What do you think is the most important part of Dan’s personal odyssey? Finding truth. Within his romantic relationships, his work, his family, and, most importantly, himself. Truth is always the grand prize.

What inspired you to write Hysterical Love? An anecdote was shared with me by a guy who briefly fixated on his father’s old girlfriend, sparking a compelling, “what if he actually made it a quest?” Folding in the notions of lost love, enduring heartbreak, and defining the validity of soul mates, a story emerged that ultimately became Hysterical Love.

You’re an author, a former rock-and-roller, a photographer, a singer-songwriter, and you’ve worked in theater and film. How do you feel these diverse experiences have influenced your writing? Each element of my creative life has given me unique perspective, amazing stories, and always compelling characters. I’ve dipped and double-dipped into each to flesh out and enrich my books. It’s like living your own research!

What (or who) were some of the biggest influences on your literary career? An early childhood without TV led to voracious reading, which inspired a passion for words, narrative, good stories, and great writers. So I guess you could say that not being able to watch Mickey Mouse inspired my writing! 🙂

Which types of characters do you enjoy writing the most? The more human, flawed, heartfelt, real, irreverent, funny, and seeking, the better!

What drives you to write? A desire to tell a story, express my thoughts, make a point.

Do you have an overall goal as an artist in general, or specifically? To create meaningful, authentic work that inspires, entertains, and provokes thought… and to reach the biggest audience I possibly can in accomplishing that.

What is the number one thing you hope readers take away from your book? Emotion. Feeling something. Being moved. I know… that’s three things! ☺

Thank you for choosing Hysterical Love. It’s a story I thoroughly enjoyed writing, exploring characters, ideas, and plot twists that dug deep yet still found the humor in it all. I hope you enjoy the read!

For independent authors like myself, the support of readers is essential. In that spirit, I invite you to leave a short review of Hysterical Love at the Amazon purchase page once you’ve finished reading. Positive feedback goes a long way toward advancing the cause of writers and indie publishing in general, and I thank you in advance for your contribution!

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Yep… all that. And thanks!


Visit www.lorrainedevonwilke.com for details and links to LDW’s books, music, photography, and articles.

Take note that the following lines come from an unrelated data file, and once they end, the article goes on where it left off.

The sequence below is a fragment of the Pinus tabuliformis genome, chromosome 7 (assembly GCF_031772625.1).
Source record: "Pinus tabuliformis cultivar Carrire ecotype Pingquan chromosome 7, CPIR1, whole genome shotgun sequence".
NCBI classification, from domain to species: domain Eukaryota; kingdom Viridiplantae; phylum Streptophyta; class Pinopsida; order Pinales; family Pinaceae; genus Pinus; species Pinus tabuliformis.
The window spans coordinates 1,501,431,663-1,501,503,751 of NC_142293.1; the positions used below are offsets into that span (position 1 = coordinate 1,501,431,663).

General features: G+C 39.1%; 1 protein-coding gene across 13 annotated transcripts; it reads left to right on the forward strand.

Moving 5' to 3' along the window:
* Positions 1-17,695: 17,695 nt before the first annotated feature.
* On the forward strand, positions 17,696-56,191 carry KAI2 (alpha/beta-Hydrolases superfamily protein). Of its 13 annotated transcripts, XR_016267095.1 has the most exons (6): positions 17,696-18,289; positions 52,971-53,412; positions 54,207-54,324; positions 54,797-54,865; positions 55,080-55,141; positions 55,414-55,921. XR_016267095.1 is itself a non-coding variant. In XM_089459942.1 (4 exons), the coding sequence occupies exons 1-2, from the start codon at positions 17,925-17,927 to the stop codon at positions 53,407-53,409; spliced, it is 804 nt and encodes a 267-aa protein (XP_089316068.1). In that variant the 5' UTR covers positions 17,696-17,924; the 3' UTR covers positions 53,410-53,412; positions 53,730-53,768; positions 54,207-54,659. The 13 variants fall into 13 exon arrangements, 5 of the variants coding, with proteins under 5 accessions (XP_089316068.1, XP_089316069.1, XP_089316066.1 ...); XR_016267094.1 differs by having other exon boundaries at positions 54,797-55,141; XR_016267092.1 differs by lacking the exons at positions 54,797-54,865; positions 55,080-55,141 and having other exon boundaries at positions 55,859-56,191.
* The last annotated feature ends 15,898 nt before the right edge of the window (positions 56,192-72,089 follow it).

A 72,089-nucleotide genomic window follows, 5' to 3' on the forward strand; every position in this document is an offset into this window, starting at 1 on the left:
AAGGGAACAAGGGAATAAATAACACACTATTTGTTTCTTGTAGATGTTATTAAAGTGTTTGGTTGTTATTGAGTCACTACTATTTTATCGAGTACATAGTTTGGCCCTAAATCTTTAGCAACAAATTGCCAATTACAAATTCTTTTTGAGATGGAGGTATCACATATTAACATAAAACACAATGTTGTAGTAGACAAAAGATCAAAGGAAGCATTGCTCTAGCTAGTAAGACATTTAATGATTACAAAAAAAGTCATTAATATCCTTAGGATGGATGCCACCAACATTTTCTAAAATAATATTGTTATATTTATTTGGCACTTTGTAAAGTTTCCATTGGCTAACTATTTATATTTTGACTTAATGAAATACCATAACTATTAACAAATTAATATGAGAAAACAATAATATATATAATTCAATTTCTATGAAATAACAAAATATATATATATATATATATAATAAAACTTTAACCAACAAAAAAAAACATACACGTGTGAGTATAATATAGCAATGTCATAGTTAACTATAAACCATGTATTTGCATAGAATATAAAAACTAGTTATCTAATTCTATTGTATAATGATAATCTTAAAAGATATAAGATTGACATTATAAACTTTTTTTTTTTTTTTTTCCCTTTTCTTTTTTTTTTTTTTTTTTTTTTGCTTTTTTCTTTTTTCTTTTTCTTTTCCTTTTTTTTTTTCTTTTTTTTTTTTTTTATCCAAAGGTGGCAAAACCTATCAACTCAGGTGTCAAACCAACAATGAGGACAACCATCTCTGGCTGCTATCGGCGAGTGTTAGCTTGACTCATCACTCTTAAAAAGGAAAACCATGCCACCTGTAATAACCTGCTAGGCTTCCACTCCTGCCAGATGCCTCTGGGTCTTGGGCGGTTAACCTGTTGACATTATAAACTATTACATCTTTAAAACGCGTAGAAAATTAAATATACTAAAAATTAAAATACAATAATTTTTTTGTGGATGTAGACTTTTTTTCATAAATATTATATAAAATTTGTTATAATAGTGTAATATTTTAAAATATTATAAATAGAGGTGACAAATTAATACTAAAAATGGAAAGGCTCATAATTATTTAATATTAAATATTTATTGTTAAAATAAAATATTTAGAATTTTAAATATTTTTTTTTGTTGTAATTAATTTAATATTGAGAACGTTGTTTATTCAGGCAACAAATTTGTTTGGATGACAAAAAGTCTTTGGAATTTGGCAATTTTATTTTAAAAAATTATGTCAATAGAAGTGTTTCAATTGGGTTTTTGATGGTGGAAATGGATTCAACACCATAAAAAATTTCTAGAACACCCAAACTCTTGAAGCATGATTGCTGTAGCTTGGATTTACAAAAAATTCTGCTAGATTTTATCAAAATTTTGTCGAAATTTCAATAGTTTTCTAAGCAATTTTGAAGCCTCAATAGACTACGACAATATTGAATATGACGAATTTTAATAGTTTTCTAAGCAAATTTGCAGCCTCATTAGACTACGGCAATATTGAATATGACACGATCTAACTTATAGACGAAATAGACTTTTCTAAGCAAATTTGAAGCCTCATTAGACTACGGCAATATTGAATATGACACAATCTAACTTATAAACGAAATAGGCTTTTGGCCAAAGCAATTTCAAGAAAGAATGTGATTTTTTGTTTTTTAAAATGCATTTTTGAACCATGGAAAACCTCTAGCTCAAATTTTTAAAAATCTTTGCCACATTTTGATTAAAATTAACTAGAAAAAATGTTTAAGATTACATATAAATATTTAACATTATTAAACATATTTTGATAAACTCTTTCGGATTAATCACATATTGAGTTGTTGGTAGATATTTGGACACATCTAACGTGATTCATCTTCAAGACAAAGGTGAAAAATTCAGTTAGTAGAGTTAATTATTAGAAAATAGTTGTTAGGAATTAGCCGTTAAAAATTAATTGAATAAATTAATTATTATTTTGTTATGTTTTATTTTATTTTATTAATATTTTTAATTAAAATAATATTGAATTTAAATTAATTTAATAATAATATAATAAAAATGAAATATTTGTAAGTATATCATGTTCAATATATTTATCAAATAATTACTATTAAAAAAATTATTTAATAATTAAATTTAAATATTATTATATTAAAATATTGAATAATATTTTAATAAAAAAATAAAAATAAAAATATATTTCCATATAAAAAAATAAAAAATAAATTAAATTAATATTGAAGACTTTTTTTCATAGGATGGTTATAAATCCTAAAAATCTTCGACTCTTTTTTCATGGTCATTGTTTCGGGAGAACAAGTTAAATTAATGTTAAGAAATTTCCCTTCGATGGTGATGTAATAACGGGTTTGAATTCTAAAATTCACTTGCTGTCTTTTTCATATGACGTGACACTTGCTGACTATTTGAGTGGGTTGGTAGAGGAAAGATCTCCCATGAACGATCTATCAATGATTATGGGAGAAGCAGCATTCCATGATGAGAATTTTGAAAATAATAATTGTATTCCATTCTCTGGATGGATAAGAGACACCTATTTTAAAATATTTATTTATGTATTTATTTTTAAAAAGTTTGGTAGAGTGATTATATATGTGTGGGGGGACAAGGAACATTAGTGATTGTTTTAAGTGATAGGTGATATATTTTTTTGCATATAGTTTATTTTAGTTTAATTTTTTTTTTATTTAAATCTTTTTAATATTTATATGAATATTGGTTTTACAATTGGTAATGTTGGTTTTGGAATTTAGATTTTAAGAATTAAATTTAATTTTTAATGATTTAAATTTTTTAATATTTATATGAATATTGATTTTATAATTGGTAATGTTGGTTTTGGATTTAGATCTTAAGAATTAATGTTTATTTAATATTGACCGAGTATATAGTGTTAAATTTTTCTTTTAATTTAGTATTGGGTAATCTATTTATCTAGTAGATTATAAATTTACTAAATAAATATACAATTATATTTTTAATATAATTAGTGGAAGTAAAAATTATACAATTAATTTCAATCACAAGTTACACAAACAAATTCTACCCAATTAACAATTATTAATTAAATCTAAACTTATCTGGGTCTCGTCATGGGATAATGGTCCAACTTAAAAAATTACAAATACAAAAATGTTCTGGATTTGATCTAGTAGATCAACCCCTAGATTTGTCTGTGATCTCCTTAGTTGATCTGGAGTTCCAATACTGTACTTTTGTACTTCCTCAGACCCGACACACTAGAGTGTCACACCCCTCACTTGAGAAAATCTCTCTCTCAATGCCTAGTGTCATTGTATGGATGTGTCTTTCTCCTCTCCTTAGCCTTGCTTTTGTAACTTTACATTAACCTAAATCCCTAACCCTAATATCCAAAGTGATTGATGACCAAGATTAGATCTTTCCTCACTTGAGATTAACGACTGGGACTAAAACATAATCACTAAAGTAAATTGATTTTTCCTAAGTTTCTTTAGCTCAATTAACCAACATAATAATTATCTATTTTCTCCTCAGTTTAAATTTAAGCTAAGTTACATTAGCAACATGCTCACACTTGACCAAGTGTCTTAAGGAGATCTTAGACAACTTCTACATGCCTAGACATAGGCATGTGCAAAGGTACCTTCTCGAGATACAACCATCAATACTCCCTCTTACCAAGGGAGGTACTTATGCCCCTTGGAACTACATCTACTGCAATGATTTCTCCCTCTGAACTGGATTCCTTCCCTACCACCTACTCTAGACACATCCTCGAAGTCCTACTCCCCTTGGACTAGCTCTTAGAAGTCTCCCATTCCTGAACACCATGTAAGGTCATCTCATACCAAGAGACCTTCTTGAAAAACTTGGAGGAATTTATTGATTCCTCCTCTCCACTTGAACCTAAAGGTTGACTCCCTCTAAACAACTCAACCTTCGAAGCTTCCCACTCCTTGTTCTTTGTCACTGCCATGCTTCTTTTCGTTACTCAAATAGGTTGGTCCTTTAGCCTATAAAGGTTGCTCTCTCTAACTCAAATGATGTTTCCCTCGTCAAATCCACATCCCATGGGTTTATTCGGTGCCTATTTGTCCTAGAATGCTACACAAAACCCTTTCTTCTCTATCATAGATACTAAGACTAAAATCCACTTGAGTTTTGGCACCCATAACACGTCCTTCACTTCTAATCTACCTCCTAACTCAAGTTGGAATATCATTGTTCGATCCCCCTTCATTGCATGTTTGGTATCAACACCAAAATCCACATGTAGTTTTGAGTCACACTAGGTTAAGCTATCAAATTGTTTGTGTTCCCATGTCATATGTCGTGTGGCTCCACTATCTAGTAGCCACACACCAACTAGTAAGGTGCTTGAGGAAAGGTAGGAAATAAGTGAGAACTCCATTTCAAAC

11 Reasons Why Everyone Should Be The Worst Writer They Know

As most of you know, Tara Sparling is not only one of my favorite bloggers, but a fine (and hilarious) writer in general. I always appreciate her smart, unabashed take on the topic of writing, and this entry is no exception. Enjoy!

Tara Sparling writes

11 Reasons Why Everyone Should Be The Worst Writer They Know

I very nearly didn’t get to post a blog this week, because I almost died of shame. Shame is a very poor thing to die of: possibly better than getting run over by the bus to Limerick, but not great, all the same.

My shame stemmed from a journal I wrote, when I was learning how to write. This journal has lived in the locker beside my bed for months, possibly even years. I was forced to excavate this journal the other day due to a series of incidents involving the wrong restaurant, a motorised scooter, new bed linen, and unemployment. You know, the usual reasons for clearing out your drawers.

Anyway, This All Resulted In Me Thinking A Thought

The journal itself is beautiful. Hard-backed, with a picture of Shakespeare on the front. It has a ribbon bookmark and the paper is silky-smooth to the touch. Writing on it feels like piping exquisitely…

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HYSTERICAL LOVE Wins Solo ‘General Fiction’ Medal in New Apple Awards 2017 Contest

While I’ve been busy polishing, tweaking, and parsing notes from editors and readers on my third novel, as yet uncertain as to how and when it will be published, I was delighted to learn that my last novel, Hysterical Love, was chosen as the solo medallist in the 2017 New Apple Awards Summer Ebook Contest.

This is particularly gratifying when one considers the sheer number of indie books submitted for such honors, in a marketplace where acknowledgement for the self-published book can make all the difference.